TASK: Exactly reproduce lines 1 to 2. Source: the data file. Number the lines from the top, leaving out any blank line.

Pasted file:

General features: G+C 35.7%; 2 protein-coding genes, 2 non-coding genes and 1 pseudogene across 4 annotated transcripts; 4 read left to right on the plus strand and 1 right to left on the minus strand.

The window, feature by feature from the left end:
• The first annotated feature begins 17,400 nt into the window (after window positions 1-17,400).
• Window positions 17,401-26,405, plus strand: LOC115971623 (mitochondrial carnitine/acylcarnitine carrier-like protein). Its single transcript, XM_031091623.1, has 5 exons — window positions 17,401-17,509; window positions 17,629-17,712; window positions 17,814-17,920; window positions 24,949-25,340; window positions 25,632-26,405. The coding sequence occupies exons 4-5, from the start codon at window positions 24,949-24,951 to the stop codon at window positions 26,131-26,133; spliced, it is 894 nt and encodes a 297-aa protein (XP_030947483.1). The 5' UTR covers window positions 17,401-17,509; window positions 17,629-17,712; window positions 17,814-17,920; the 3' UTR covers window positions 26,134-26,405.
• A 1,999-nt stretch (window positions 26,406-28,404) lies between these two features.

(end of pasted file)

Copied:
General features: G+C 35.7%; 2 protein-coding genes, 2 non-coding genes and 1 pseudogene across 4 annotated transcripts; 4 read left to right on the plus strand and 1 right to left on the minus strand.

The window, feature by feature from the left end: